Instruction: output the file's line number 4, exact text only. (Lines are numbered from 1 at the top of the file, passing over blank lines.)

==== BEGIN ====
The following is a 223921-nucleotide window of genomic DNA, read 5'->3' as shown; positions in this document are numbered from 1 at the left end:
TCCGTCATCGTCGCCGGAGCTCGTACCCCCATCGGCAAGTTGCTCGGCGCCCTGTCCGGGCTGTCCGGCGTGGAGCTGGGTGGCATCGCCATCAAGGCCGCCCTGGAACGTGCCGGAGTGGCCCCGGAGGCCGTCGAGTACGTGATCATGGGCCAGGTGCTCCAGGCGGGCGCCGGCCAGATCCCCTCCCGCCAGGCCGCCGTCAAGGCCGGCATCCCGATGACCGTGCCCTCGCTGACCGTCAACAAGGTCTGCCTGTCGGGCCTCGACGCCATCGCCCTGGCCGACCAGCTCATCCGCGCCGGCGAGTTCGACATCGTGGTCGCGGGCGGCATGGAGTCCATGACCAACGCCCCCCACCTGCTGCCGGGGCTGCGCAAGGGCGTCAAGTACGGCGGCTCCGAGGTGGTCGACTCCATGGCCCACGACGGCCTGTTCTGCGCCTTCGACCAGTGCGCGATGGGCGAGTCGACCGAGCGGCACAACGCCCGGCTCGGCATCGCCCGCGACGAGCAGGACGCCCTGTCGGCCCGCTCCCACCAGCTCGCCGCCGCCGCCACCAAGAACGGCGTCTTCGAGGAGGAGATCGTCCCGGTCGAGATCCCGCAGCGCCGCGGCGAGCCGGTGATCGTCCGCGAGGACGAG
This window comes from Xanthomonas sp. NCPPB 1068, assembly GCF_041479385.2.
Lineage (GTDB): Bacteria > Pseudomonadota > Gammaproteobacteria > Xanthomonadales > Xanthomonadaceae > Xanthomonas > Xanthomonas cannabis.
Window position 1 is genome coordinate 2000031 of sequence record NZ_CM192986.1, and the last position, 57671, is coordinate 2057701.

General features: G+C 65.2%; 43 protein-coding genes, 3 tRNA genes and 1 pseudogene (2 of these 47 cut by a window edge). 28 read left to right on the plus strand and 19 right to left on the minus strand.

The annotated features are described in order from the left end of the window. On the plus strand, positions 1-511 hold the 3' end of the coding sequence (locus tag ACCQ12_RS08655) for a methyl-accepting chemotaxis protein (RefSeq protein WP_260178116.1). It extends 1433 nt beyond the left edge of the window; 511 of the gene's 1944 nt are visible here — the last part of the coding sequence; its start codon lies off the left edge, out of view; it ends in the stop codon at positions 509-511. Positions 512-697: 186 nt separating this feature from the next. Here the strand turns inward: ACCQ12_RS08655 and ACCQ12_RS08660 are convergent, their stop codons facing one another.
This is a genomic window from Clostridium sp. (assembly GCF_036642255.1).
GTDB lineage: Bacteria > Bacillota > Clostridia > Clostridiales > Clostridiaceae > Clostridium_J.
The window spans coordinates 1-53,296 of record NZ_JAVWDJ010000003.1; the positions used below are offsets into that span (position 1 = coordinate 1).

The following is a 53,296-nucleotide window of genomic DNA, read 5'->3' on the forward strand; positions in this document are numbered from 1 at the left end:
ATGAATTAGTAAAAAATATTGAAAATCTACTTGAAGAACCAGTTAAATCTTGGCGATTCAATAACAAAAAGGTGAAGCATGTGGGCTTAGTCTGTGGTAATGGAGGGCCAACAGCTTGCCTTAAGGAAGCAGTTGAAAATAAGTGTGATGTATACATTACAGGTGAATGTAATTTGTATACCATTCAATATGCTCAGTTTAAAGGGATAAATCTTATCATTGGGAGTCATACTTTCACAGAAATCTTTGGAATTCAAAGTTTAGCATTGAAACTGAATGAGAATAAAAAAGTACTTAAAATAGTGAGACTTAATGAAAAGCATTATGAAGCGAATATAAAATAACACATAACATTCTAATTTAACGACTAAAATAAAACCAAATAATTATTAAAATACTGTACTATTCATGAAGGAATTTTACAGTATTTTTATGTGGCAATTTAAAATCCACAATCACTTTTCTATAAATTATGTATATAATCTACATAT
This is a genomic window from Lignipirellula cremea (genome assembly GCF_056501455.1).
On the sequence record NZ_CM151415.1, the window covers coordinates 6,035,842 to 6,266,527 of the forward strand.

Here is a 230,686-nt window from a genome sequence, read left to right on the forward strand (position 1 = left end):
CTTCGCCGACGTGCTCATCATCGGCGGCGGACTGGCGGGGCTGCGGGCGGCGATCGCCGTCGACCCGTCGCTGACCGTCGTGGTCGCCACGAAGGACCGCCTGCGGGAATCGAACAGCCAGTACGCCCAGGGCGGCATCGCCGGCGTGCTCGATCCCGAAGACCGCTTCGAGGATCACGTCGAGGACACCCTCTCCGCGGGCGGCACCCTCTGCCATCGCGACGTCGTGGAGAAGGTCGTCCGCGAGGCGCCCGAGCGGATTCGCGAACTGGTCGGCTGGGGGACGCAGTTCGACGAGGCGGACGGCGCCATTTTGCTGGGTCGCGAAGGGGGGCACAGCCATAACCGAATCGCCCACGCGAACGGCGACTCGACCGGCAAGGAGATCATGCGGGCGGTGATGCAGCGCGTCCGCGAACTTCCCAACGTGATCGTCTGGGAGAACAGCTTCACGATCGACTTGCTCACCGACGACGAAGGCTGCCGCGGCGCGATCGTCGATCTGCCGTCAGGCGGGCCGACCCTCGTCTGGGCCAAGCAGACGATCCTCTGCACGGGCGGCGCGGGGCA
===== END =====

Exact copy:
Lineage (GTDB): Bacteria > Pseudomonadota > Gammaproteobacteria > Xanthomonadales > Xanthomonadaceae > Xanthomonas > Xanthomonas cannabis.